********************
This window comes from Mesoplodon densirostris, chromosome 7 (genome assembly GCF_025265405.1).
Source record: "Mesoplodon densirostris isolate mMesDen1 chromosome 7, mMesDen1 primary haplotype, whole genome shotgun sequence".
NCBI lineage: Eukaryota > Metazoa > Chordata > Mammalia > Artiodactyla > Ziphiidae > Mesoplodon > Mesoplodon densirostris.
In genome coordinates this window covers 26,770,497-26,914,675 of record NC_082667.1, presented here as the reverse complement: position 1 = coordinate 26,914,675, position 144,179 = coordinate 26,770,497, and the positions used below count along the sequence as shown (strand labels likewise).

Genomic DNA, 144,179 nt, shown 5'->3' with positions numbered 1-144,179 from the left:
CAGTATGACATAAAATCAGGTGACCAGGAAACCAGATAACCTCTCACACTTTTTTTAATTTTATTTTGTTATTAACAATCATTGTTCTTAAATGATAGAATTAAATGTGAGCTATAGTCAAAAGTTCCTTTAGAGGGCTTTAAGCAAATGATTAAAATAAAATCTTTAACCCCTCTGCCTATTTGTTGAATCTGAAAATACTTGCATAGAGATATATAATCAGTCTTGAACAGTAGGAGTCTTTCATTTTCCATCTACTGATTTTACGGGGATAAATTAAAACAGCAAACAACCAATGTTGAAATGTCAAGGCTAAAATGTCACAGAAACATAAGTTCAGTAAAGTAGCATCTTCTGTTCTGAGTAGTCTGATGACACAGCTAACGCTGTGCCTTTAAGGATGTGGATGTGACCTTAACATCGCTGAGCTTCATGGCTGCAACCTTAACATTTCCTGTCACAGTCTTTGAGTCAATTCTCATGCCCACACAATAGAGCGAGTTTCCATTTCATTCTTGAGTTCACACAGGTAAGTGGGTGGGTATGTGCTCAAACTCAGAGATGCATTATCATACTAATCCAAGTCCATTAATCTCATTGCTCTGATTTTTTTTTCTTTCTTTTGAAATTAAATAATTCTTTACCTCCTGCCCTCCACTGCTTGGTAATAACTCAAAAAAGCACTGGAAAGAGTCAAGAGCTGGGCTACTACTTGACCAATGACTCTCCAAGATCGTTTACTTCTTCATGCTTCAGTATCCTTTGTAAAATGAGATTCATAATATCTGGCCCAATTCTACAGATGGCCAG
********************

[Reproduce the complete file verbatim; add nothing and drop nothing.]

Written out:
This window comes from Mesoplodon densirostris, chromosome 7 (genome assembly GCF_025265405.1).
Source record: "Mesoplodon densirostris isolate mMesDen1 chromosome 7, mMesDen1 primary haplotype, whole genome shotgun sequence".
NCBI lineage: Eukaryota > Metazoa > Chordata > Mammalia > Artiodactyla > Ziphiidae > Mesoplodon > Mesoplodon densirostris.
In genome coordinates this window covers 26,770,497-26,914,675 of record NC_082667.1, presented here as the reverse complement: position 1 = coordinate 26,914,675, position 144,179 = coordinate 26,770,497, and the positions used below count along the sequence as shown (strand labels likewise).

Genomic DNA, 144,179 nt, shown 5'->3' with positions numbered 1-144,179 from the left:
CAGTATGACATAAAATCAGGTGACCAGGAAACCAGATAACCTCTCACACTTTTTTTAATTTTATTTTGTTATTAACAATCATTGTTCTTAAATGATAGAATTAAATGTGAGCTATAGTCAAAAGTTCCTTTAGAGGGCTTTAAGCAAATGATTAAAATAAAATCTTTAACCCCTCTGCCTATTTGTTGAATCTGAAAATACTTGCATAGAGATATATAATCAGTCTTGAACAGTAGGAGTCTTTCATTTTCCATCTACTGATTTTACGGGGATAAATTAAAACAGCAAACAACCAATGTTGAAATGTCAAGGCTAAAATGTCACAGAAACATAAGTTCAGTAAAGTAGCATCTTCTGTTCTGAGTAGTCTGATGACACAGCTAACGCTGTGCCTTTAAGGATGTGGATGTGACCTTAACATCGCTGAGCTTCATGGCTGCAACCTTAACATTTCCTGTCACAGTCTTTGAGTCAATTCTCATGCCCACACAATAGAGCGAGTTTCCATTTCATTCTTGAGTTCACACAGGTAAGTGGGTGGGTATGTGCTCAAACTCAGAGATGCATTATCATACTAATCCAAGTCCATTAATCTCATTGCTCTGATTTTTTTTTCTTTCTTTTGAAATTAAATAATTCTTTACCTCCTGCCCTCCACTGCTTGGTAATAACTCAAAAAAGCACTGGAAAGAGTCAAGAGCTGGGCTACTACTTGACCAATGACTCTCCAAGATCGTTTACTTCTTCATGCTTCAGTATCCTTTGTAAAATGAGATTCATAATATCTGGCCCAATTCTACAGATGGCCAG